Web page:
Zika Virus in Miami, Florida

Update September 12, 2016:

The Florida Department of Health announced that mosquitos infected with Zika have spread to two areas in Miami-Dade County–the Wynwood neighborhood (around June 15th) and now sections of Miami Beach (estimating around July 14th).  The Centers for Disease Control and Prevention are advising pregnant women not to travel to these areas. 


As an update on the Zika virus, the Florida Department of Health announced that there is an area in Miami, Florida where the Zika virus is being spread by mosquitoes.  This is the first known case where people have been infected by the virus in the U.S.   They are recommending that pregnant women, or couples trying to become pregnant, avoid traveling to this area.  Health officials believe that the Zika virus has been in the area since about June 15, 2016, and there are currently 14 people infected with the virus–all cases are thought to have occurred in a particular neighborhood in Miami–Wynwood Arts District.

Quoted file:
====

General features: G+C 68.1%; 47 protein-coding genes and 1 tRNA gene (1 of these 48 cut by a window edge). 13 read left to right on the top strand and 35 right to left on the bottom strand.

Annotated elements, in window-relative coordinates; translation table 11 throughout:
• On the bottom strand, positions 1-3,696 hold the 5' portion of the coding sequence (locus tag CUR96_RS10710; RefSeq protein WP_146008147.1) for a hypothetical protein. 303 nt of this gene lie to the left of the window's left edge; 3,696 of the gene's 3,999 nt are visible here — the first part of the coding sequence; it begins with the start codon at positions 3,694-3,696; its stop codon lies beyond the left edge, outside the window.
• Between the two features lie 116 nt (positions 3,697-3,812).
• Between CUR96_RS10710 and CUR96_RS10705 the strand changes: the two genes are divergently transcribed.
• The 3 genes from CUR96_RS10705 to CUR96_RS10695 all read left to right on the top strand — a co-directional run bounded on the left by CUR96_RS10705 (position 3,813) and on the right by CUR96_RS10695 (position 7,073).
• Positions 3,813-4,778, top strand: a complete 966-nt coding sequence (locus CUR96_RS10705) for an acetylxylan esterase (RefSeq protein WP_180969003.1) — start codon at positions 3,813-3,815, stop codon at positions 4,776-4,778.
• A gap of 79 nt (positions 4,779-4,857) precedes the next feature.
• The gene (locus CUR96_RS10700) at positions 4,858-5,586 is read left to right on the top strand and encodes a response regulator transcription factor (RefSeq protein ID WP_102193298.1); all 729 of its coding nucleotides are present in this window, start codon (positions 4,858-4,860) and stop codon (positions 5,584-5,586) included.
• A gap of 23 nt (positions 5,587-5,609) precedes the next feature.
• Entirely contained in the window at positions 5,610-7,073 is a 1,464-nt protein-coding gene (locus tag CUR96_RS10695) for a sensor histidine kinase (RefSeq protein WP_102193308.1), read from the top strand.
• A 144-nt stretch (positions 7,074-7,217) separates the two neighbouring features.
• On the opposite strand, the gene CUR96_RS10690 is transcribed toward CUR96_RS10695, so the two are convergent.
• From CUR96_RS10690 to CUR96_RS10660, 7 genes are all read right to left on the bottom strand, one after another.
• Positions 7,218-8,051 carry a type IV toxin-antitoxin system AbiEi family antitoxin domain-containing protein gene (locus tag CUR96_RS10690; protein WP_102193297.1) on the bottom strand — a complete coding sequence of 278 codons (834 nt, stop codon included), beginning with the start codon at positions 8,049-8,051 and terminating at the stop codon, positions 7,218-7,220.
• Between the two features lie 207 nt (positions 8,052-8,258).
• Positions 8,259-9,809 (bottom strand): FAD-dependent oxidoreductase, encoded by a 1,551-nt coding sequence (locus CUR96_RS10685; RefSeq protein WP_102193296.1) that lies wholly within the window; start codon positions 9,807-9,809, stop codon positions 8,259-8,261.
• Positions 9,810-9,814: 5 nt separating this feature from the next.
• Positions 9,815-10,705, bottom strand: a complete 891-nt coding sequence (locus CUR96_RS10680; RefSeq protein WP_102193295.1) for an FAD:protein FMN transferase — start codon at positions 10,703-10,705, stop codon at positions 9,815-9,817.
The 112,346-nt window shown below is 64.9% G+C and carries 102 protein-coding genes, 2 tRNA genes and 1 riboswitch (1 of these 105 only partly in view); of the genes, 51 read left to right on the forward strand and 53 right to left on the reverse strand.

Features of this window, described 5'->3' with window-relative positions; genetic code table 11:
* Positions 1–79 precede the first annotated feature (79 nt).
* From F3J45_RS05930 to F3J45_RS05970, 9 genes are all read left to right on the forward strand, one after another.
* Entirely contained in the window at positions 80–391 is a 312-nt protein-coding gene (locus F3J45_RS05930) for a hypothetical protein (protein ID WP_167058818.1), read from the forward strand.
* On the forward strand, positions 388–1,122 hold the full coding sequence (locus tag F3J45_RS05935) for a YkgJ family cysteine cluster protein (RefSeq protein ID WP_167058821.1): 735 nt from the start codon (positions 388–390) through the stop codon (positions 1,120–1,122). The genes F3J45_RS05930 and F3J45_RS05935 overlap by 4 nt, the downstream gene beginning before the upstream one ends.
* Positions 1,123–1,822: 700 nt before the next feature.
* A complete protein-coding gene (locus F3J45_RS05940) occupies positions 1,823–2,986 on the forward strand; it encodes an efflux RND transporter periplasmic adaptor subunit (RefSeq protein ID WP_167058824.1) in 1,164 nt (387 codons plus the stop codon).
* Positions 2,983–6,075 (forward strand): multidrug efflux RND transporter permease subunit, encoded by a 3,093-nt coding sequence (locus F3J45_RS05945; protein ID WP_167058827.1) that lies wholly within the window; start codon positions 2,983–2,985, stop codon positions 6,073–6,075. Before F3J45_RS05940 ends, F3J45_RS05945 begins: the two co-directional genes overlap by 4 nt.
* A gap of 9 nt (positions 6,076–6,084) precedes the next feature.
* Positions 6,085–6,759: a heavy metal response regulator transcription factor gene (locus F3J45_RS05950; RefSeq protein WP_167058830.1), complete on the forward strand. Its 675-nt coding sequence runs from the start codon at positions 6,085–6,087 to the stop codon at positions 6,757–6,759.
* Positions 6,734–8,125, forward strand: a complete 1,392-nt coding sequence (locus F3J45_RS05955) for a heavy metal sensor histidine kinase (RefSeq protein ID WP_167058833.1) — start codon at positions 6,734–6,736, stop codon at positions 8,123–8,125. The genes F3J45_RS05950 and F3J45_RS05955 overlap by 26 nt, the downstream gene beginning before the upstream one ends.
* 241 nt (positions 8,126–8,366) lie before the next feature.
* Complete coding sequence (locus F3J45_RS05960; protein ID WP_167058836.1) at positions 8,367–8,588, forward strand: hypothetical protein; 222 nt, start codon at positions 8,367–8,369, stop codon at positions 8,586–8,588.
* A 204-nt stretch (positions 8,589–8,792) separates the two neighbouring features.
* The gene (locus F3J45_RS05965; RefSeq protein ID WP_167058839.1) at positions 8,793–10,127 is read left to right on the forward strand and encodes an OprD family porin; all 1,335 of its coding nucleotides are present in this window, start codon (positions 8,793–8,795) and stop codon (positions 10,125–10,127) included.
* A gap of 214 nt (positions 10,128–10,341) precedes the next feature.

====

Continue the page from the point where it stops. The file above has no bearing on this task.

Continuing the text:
Area of Concern – Photo from the Centers for Disease Control and Prevention

According to the Centers for Disease Control and Prevention, the Zika virus can cause serious birth defects in babies born to mothers that were infected during pregnancy.  It has also been linked to Gillian-Barré syndrome (GBS), that can cause muscle weakness and sometimes paralysis (in men, women, or children).  Most people will fully recover from GBS.

The CDC states that “Many people who get infected never have symptoms. In people who get sick, symptoms (fever, rash, joint pain, and red eyes) are usually mild and resolve completely.”

There have been over 1600 reported cases of Zika virus in the U.S.; however, they are believed to have been the result of travel to a Zika-stricken country…until now.

Countries and Territories with Active Zika Virus Transmission:

World map showing countries and territories with reported active transmission of Zika virus (as of May 19, 2016). Countries are listed in the table below.

Photo from the Centers for Disease Control and Prevention

For more travel insight, check out my book,

Know Before You Go: Traveling the U.S. and Abroad


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